Marty57's Avatar
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    Big day today. I finished welding in all the seat tabs and fit the tracks and seats in place for the first time. Everything fits and slides nicely. Once the floating nut plates are installed the tracks will be slightly adjustable for better movement of the seats. All in all I'm very happy. Biggest event was both my wife and I climbing into the plane for the first time. After a combined weight loss of 160 lbs between us (95 for me, 65 for my wife) it was a moment of truth. I bought the plans for the plane back in 2005 so it's been a long hall so far. Drum roll please ....... we fit! With my seat forward and my wife's seat back we have plenty of room; it's very comfortable. It will be nice when the seats are finished and the back rest is at it's proper angle but I'm real happy getting to this point. Now, on to figuring out the seat belt tabs and some other floor tabs. Getting closer to painting this fuselage every day.

    Marty

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    N367PS
    Psalm 36:7 "High and low among men find refuge in the shadow of His wing"
    www.marty2plus2.com

  12. #52

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    Marty, im sure you thought of it but make sure to have some stops so your seats dont roll right out the back door.

  13. #53
    Marty57's Avatar
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    I'm going to drill and tap a hole at both ends of the track and place a stop bolt in the hole. A was thinking of some sort of flip over cam lever at the front as a safety lock of some type. I'm not sure how that will happen or work but it's in the planning stage. I still need to figure out the seat belt attach tabs. The tabs will be real close to the rudder cable pulley by the door. I also need to figure out how to position the tab vertically so the seat belt wont have to turn. The only point to weld the tab to is the cross tube. Not sure if wrapping the tab around the tube will be ok. More to plan.
    Marty
    N367PS
    Psalm 36:7 "High and low among men find refuge in the shadow of His wing"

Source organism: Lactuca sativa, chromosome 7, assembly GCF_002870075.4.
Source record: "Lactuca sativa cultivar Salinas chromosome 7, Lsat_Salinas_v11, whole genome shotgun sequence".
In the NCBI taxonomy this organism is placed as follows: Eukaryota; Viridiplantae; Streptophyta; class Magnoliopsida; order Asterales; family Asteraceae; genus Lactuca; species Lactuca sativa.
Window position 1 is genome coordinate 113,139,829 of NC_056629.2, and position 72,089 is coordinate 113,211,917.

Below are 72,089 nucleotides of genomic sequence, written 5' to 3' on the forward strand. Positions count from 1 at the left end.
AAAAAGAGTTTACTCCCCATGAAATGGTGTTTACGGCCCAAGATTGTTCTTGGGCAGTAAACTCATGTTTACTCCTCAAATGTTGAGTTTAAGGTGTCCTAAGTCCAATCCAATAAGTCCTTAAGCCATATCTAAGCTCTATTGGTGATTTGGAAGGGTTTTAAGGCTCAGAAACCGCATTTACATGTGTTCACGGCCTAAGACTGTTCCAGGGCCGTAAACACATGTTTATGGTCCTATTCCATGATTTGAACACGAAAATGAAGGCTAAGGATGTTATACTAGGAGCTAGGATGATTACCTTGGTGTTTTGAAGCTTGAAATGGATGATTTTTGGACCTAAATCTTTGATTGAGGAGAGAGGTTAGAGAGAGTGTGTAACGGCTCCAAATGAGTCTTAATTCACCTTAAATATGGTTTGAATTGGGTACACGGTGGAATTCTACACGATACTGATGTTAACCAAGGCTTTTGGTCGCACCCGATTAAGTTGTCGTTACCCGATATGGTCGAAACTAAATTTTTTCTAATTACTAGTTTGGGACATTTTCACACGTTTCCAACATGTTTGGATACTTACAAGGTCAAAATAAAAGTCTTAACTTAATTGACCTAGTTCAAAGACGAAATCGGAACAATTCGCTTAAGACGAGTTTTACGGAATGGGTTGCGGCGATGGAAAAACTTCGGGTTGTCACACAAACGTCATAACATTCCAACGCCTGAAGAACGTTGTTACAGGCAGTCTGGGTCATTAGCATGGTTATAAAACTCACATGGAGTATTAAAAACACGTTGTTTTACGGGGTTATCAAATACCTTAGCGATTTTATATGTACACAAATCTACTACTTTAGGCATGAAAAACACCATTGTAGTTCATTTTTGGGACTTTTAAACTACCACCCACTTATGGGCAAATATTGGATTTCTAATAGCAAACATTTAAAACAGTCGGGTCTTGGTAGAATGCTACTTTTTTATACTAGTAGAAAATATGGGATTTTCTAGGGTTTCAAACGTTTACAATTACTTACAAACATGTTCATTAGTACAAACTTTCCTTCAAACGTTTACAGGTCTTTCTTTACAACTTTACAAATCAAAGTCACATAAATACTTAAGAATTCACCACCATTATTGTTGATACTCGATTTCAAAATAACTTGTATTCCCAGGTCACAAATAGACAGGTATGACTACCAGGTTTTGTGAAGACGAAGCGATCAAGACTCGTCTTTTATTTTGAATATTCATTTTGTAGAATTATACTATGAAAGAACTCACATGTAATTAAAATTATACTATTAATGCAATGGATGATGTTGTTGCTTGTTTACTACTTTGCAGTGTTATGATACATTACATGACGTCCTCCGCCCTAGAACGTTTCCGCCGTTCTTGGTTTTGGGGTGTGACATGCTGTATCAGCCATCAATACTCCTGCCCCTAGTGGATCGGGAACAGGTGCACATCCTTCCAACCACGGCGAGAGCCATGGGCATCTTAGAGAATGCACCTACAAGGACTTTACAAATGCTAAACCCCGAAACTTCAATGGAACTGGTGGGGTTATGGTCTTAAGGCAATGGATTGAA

www.marty2plus2.com

  14. #54
    skywagon8a's Avatar
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    Quote Originally Posted by Marty57 View Post

    Marty, while it may just be the angle of the photo, it appears as though that rusty curved "U" channel could be pressed against the elevator torque tube causing interference. It might be a good idea to weld in a vertical piece of "U" between the rusty piece and the cross tube as a safety factor.
    N1PA

  15. #55
    Marty57's Avatar
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    Skywagon,
    It's the angle. The tube clears the "U" channel through the full range of motion. Thanks for looking; always good to have a second set of eyes.

    Marty
    N367PS
    Psalm 36:7 "High and low among men find refuge in the shadow of His wing"
    www.marty2plus2.com

  16. #56
    skywagon8a's Avatar
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    Quote Originally Posted by Marty57 View Post
    Skywagon,
    It's the angle. The tube clears the "U" channel through the full range of motion. Thanks for looking; always good to have a second set of eyes.

    Marty
    Marty, My concern is that IF something hit that channel pushing it up, AND you were unaware that it happened, then what?? Stuff does happen once in a while.
    N1PA

  17. #57
    Marty57's Avatar
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    Skywagon,
    I get your concern now, makes sense. There isn't much support in that area, you are right. I'll take a look at welding something on either side of the tube from the channel to the "V" above it. Thanks for the input, good idea.

    Marty
    N367PS
    Psalm 36:7 "High and low among men find refuge in the shadow of His wing"
    www.marty2plus2.com

  18. #58
    jimboflying's Avatar
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    Marty,

    What thickness of material are you using for the seatbelt attach fittings?

  19. #59

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    Marty,

    Congratulations to to you and your wife on the weight loss! That takes real determination - kind of like building an airplane.

  20. #60
    Marty57's Avatar
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    Jim,
    The seat belt tabs are .090 4130. I bought them from Javron to save some time fabricating them. I have decided to wrap them around the cross tube, the surface of the tab will be parallel with the floor and angled up about 45 degrees. I think this will work easily. Pictures of the tabs are on another post, http://www.supercub.org/forum/showth...seat-belt-tabs

    Marty
    N367PS
    Psalm 36:7 "High and low among men find refuge in the shadow of His wing"
    www.marty2plus2.com

  21. #61
    jimboflying's Avatar
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    Seatbelts are important. A friend of mine survived a crash but the seatbelts broke and he sustained serious facial injuries.

  22. #62
    skywagon8a's Avatar
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    Quote Originally Posted by Marty57 View Post
    Jim,
    The seat belt tabs are .090 4130. I bought them from Javron to save some time fabricating them. I have decided to wrap them around the cross tube, the surface of the tab will be parallel with the floor and angled up about 45 degrees. I think this will work easily. Pictures of the tabs are on another post, http://www.supercub.org/forum/showth...seat-belt-tabs